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Sapphic Indulgences as Ancien Régime Stormed

Virginie Ledoyen as Gabrielle de Polignac and Diane Kruger as Marie Antoinette in Benoit Jacquot’s “Farewell, My Queen.” | COHEN MEDIA GROUP

BY STEVE ERICKSON | French director Benoit Jacquot has made 20 films, in a variety of styles. However, the central vein of his work is epitomized by his 1995 breakthrough “A Single Girl.” There, a handheld camera followed a beautiful young woman through her duties as a hotel maid in real time. The director is attentive to the physical spaces through which his characters move. “Farewell, My Queen,” set in four days in 1789, takes place in the palace at Versailles, and the film carries an unusual sense of light and texture.

Some of Jacquot’s films come across simply as opportunities to drag his camera alongside pretty women in equally picturesque locales. But at his best, Jacquot’s libido is balanced by sympathy for the struggles his female characters undergo. A film like “A Single Girl” could hardly feel more modern, but Jacquot seems attracted to period pieces, having directed a biopic of the Marquis de Sade and a made-for-TV film about Sigmund Freud.

“Farewell, My Queen” adds same-sex desire to the mix; it’s probably the first film to suggest Marie Antoinette was a lesbian.

“Farewell, My Queen,” based on Chantal Thomas’ novel, begins on July 14, 1789, as Sidonie (Léa Seydoux) wakes up and prepares for her job reading to Marie Antoinette (Diane Kruger). The two women seem to get along great; in fact, there’s a palpable homoeroticism to their chemistry. After the reading is over, Sidonie goes back to sewing. The next day, she learns of revolutionary tensions outside the Bastille.

Marie is also attracted to her friend Gabrielle de Polignac (Virginie Ledoyen); in fact, she seems far more likely to jump into bed with her than with Sidonie. The castle is full of tense servants and aristocrats.

“Farewell, My Queen” tracks the breakdown of a decadent, unfair social order without demonizing the rich and privileged. Sofia Coppola’s painfully hip “Marie Antoinette” took Marie’s side. Jacquot’s film is more ambivalent. At first, the queen seems like an appealing personality –– bubbly, girlish, and friendly. When she’s faced with danger, however, she quickly grows more arrogant and entitled. Her innocence is an act. In the end, she coldly proposes using Sidonie as bait.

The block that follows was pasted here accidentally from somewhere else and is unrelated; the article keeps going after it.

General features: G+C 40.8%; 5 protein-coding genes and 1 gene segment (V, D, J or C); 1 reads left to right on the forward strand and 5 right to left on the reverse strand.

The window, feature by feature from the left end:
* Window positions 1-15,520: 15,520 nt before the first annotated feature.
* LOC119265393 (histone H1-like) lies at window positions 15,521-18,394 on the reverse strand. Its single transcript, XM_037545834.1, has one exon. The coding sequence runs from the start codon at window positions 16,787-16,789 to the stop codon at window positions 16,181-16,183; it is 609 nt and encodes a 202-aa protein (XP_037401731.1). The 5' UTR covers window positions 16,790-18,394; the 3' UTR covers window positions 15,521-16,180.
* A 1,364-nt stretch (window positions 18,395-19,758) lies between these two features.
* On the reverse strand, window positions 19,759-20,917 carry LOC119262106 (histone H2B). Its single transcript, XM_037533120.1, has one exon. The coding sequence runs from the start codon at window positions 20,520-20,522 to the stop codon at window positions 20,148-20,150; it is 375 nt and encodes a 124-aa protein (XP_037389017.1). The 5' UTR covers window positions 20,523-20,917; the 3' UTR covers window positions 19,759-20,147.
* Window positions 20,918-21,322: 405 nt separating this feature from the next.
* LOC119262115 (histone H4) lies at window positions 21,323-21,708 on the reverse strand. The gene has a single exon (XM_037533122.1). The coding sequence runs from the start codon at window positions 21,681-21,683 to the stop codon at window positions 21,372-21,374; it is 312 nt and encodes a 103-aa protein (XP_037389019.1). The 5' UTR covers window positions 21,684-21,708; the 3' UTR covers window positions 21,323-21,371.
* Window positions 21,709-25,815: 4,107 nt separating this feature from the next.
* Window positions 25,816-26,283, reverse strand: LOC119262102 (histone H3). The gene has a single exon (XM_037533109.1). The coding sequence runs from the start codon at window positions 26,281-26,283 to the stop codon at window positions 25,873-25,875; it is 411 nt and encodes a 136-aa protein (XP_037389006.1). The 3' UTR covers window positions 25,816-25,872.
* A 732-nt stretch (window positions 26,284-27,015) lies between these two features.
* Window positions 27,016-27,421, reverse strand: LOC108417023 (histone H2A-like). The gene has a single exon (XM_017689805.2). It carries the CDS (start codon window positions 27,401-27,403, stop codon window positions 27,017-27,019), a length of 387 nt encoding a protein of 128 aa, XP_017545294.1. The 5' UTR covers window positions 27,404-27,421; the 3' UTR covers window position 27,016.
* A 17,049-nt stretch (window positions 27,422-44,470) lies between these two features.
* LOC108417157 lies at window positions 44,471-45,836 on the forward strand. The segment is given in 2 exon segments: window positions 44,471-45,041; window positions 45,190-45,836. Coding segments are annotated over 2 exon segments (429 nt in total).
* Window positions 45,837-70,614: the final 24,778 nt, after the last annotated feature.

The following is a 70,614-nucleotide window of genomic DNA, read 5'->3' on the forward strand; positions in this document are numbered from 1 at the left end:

For the most part, Jacquot’s treatment of lesbianism avoids the usual heterosexual male voyeurism, although one gets the sense the subject excites him. In the 18th century, the vocabulary to describe two women’s desire for each other hadn’t yet been invented, and so it wasn’t as taboo as it would become 200 years later. Marie and Sidonie freely talk suggestively and cuddle in bed together. Jacquot films them in gigantic two-shots in which the actresses’ faces fill the screen. The women seem unaware they’re crossing any kind of social boundary, and the possibility of their relationship becoming overtly sexual seems remote. Despite two nude scenes, Jacquot never shows anything more explicit than kissing and one aborted heterosexual make-out session.

“Farewell, My Queen” invites comparisons with epic portraits of social change like Luchino Visconti’s “The Leopard.” With its cinematography lit by candles, it looks a bit like Stanley Kubrick’s “Barry Lyndon.” However, it’s a far more modest film than either, though it’s a deluxe production by Jacquot’s usual standards. Many period pieces wind up feeling like costume parties, but the past of “Farewell, My Queen” feels thoroughly lived-in. There’s a real attention to detail here, down to the dead rats floating in a river.

“Farewell, My Queen” blatantly interprets the past through the gaze of the present. Everyone knows what happened to Marie Antoinette –– though her eventual fate takes place offscreen, several years after the film’s events. The sexual frankness is a product of 2012; one can only speculate about how lesbians behaved in 1789.

Still, there’s no sense of superiority over the past. Indeed, some might envy the ease with which Marie, Sidonie, and Gabrielle flirt with each other. The true subject of “Farewell, My Queen” isn’t Marie Antoinette, but the people she used, erotically and otherwise. The closing titles suggest that Sidonie, while she may have been a powerless servant, got the last laugh.

FAREWELL, MY QUEEN | Directed by Benoit Jacquot | Cohen Media Group | In French with English subtitles | Opens Jul. 13 | The Angelika | 18 W. Houston St. at Mercer St. | angelikacenter.comLincoln Plaza Cinema | 1886 Broadway at 63rd St. | lincolnplazacinema.com

 

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